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Saturday, December 21, 2019

Winter Is — Here? Now? Is It?

Morning cattle
For more than a week now, when I walk out the cabin door every morning with my dog, I revel in the sunshine and the quiet peace that surrounds me like a comforting shawl around my shoulders (until neighbor dogs get to barking, and that’s a kind of comfort, too), and every day I marvel at the fact that it isn’t winter yet. That’s how it has seemed to me, anyway, coming from wintry, cold, very snowy Michigan. Here in the high desert there is still foliage on the trees, and while the temperature goes down to maybe 20 degrees Fahrenheit overnight, it’s back up in the 40s, 50s or even 60s by the next afternoon. Frost appears on the ground every morning, true. But unless a hard, bitter wind is blowing, the morning air doesn’t feel all that cold — not when the sky is clear and bright with sunshine.

last week 
The giant cottonwood in Railroad Park in Willcox is one of my favorite trees, one I never fail to admire every time we drive across the tracks. Maybe its leaves are not quite as brightly gold as they were last week (but then, I photographed the tree from a different direction, with the light falling on it differently, too), but at least the wind hasn’t blown those leaves all off and away yet. Many hold fast.

Netleaf hackberry
Closer to home, here in Dos Cabezas, the tree species and individuals I watch most closely to see how long they will hold their leaves are the netleaf hackberry trees. Some still have green leaves, others’ leaves are shriveled and brown, and most are thick with red berries. In fact, trees with only a few brown leaves left have a reddish tinge when seen from a distance, so thick with berries are their branches.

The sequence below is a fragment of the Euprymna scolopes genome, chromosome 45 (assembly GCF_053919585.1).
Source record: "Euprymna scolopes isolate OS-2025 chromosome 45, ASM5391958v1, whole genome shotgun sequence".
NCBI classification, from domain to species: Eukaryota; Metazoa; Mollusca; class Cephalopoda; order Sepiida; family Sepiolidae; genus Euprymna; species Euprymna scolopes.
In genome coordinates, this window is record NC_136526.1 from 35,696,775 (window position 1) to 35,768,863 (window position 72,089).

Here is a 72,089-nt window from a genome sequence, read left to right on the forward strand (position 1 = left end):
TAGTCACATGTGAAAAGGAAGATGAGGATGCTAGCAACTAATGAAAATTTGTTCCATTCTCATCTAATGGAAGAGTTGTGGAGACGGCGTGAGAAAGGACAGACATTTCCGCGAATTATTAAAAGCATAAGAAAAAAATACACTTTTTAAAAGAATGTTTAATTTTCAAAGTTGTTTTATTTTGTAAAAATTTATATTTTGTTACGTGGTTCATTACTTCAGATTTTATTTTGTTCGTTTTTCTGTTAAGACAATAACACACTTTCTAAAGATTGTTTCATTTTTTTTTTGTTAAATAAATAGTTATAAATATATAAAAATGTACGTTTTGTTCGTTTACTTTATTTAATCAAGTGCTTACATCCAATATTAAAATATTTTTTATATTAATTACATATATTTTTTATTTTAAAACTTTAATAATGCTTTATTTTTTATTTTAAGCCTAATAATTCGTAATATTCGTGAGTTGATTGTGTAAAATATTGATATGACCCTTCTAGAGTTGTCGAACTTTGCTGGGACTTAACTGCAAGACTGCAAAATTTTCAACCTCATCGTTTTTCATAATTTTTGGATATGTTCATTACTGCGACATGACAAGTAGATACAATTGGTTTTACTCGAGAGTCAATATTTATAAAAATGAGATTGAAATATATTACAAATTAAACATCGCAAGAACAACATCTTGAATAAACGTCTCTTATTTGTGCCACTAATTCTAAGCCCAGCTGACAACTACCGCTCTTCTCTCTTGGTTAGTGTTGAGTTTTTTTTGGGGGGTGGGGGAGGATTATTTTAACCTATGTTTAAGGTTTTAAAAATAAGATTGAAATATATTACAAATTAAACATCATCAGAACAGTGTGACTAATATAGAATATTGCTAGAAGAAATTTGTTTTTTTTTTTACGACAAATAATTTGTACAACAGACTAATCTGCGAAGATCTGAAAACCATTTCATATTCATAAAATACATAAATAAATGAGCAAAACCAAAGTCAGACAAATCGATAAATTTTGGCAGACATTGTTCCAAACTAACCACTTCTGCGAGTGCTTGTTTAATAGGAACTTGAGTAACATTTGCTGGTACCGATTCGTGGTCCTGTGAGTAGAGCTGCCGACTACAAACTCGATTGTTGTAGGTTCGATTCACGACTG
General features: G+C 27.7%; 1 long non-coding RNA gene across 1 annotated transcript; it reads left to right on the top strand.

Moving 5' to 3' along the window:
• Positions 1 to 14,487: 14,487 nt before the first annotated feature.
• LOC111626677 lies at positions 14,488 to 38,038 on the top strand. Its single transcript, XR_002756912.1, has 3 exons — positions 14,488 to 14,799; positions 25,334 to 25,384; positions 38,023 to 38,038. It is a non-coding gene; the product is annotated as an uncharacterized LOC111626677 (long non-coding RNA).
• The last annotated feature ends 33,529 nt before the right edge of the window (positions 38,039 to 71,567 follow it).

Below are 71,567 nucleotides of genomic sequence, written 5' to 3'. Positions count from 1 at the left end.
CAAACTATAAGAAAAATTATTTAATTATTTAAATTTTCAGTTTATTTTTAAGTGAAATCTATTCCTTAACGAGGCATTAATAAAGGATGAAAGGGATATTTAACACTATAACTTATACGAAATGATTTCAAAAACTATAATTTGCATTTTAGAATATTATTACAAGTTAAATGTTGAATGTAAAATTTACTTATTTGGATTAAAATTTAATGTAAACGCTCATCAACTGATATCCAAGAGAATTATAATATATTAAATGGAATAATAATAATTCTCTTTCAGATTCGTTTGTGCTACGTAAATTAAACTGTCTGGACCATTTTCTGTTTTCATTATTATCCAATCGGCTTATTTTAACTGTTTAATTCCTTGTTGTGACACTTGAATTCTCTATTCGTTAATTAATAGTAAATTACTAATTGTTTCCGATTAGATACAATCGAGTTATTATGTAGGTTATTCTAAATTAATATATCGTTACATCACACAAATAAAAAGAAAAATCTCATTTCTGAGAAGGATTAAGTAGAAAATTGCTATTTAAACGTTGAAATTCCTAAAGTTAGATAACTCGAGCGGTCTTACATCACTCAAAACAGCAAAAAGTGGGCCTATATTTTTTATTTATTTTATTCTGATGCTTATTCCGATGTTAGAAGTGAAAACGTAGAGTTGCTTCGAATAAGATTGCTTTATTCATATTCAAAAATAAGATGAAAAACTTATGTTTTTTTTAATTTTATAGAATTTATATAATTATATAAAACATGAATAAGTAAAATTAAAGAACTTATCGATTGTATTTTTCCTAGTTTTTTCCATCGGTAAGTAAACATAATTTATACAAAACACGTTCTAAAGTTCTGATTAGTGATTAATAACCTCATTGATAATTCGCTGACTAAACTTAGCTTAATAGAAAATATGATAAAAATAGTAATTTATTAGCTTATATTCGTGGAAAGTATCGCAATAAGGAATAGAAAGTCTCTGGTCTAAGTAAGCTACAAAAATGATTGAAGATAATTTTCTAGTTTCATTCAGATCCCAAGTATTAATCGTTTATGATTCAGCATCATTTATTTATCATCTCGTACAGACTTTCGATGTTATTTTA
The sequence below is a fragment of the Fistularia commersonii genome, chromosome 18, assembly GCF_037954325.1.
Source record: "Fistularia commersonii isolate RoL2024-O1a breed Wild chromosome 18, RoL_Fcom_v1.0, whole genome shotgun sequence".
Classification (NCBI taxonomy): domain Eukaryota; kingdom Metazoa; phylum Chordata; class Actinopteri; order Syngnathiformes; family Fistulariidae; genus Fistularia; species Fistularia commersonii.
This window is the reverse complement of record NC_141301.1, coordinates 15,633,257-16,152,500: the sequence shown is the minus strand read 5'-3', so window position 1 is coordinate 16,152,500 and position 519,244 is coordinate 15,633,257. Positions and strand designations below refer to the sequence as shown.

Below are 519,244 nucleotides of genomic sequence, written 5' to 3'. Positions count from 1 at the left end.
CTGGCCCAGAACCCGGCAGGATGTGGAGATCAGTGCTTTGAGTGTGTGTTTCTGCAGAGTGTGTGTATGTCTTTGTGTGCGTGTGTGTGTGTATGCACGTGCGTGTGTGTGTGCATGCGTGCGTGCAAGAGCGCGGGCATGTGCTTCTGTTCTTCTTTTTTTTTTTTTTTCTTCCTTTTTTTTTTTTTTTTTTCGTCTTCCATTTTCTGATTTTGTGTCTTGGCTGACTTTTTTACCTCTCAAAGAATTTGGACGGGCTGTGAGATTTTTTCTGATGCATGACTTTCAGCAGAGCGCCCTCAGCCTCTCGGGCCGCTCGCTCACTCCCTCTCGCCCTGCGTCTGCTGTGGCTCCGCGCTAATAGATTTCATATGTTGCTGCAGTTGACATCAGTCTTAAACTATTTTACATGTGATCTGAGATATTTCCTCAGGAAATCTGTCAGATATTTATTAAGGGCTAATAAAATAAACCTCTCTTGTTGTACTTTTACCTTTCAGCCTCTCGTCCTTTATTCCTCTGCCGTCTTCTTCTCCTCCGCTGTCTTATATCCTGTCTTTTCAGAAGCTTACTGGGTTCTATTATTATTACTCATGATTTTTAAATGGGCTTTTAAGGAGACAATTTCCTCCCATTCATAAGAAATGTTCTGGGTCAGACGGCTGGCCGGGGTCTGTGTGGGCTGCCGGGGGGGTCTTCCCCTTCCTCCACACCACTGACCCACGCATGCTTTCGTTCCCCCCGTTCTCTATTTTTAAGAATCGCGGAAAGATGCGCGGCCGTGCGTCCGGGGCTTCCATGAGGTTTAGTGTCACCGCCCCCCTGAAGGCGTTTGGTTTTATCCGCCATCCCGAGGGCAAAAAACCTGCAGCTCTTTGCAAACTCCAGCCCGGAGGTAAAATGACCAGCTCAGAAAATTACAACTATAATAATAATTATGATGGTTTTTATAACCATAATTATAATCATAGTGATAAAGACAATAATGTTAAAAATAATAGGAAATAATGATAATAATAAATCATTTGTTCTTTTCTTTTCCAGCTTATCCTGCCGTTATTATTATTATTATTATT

green leaves, red berries
brown leaves, red berries
What evolutionary advantage, I wonder, do these trees achieve by having such a incredibly thick, snarled tangle of branches? Netleaf hackberry is not a conventionally “lovely” tree, and yet it is ubiquitous here, so it must be well adapted to the climate and terrain. Many birds and other wildlife enjoy its berries, and Native Americans used berries, wood, and bark in a variety of ways. It belongs here, and the more familiar it becomes to me, the fonder I become of it.

As for the mesquites, some of them are bare, and green leaves cling to others. What is it that can make that difference? It isn’t whether the plants are growing down in the wash or up on higher ground, because both bare and still-leafy specimens are found in both high and low places. 

Sarah sniffs tips of green-leafed mesquite branches
We've got mail!
Today is the official beginning of winter in the northern hemisphere, despite my impression of lingering autumn. Well, let winter come. Our propane heater is working, we had a delivery of fuel the other day, we have plenty of warm clothes, cozy throws and comforters, and shelves full of books for evenings at home. (I don’t write this in smug, self-complacency but in gratitude.) During our bedtime reading aloud, we have reached the part of Julia Child’s story when her correspondence began with Avis DeVoto. I love the letters those two wrote to each other, and I remember when a friend in Australia whom I’ve never met face to face — as Julia never met Avis in person for I don’t remember how long — was reading the letters at the same time I was. Reading and exchanging our views about Avis and Julia’s letters, their personalities and expressions and activities, formed much of the foundation of Kathy’s and my initial correspondence.

Oh, books and letters, letters and books! Winter is such a perfect time for both! And how well they go together! Let winter come. The snow was lovely here in Dos Cabezas last winter, but as of the present winter solstice, snow has yet to arrive.

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